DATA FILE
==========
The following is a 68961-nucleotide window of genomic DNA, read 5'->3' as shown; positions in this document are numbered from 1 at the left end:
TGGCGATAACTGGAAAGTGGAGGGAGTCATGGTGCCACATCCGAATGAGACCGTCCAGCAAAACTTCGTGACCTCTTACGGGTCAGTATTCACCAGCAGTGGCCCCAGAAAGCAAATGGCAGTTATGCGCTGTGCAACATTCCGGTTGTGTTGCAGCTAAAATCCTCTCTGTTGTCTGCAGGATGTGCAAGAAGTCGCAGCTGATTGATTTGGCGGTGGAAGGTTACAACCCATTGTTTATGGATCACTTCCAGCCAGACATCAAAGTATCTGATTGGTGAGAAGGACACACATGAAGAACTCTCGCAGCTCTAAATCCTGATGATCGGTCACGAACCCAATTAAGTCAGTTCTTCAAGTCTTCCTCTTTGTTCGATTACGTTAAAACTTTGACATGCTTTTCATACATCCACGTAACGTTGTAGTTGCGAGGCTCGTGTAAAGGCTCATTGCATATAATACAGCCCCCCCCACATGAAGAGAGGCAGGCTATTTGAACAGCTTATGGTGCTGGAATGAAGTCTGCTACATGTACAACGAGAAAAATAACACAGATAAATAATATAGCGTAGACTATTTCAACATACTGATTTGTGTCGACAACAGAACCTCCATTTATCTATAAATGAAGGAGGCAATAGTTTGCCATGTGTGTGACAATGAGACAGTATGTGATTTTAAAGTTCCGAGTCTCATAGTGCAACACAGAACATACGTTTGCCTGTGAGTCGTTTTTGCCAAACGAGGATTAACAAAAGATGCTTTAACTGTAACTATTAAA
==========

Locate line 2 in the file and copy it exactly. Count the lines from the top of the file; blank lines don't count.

TGGCGATAACTGGAAAGTGGAGGGAGTCATGGTGCCACATCCGAATGAGACCGTCCAGCAAAACTTCGTGACCTCTTACGGGTCAGTATTCACCAGCAGTGGCCCCAGAAAGCAAATGGCAGTTATGCGCTGTGCAACATTCCGGTTGTGTTGCAGCTAAAATCCTCTCTGTTGTCTGCAGGATGTGCAAGAAGTCGCAGCTGATTGATTTGGCGGTGGAAGGTTACAACCCATTGTTTATGGATCACTTCCAGCCAGACATCAAAGTATCTGATTGGTGAGAAGGACACACATGAAGAACTCTCGCAGCTCTAAATCCTGATGATCGGTCACGAACCCAATTAAGTCAGTTCTTCAAGTCTTCCTCTTTGTTCGATTACGTTAAAACTTTGACATGCTTTTCATACATCCACGTAACGTTGTAGTTGCGAGGCTCGTGTAAAGGCTCATTGCATATAATACAGCCCCCCCCACATGAAGAGAGGCAGGCTATTTGAACAGCTTATGGTGCTGGAATGAAGTCTGCTACATGTACAACGAGAAAAATAACACAGATAAATAATATAGCGTAGACTATTTCAACATACTGATTTGTGTCGACAACAGAACCTCCATTTATCTATAAATGAAGGAGGCAATAGTTTGCCATGTGTGTGACAATGAGACAGTATGTGATTTTAAAGTTCCGAGTCTCATAGTGCAACACAGAACATACGTTTGCCTGTGAGTCGTTTTTGCCAAACGAGGATTAACAAAAGATGCTTTAACTGTAACTATTAAA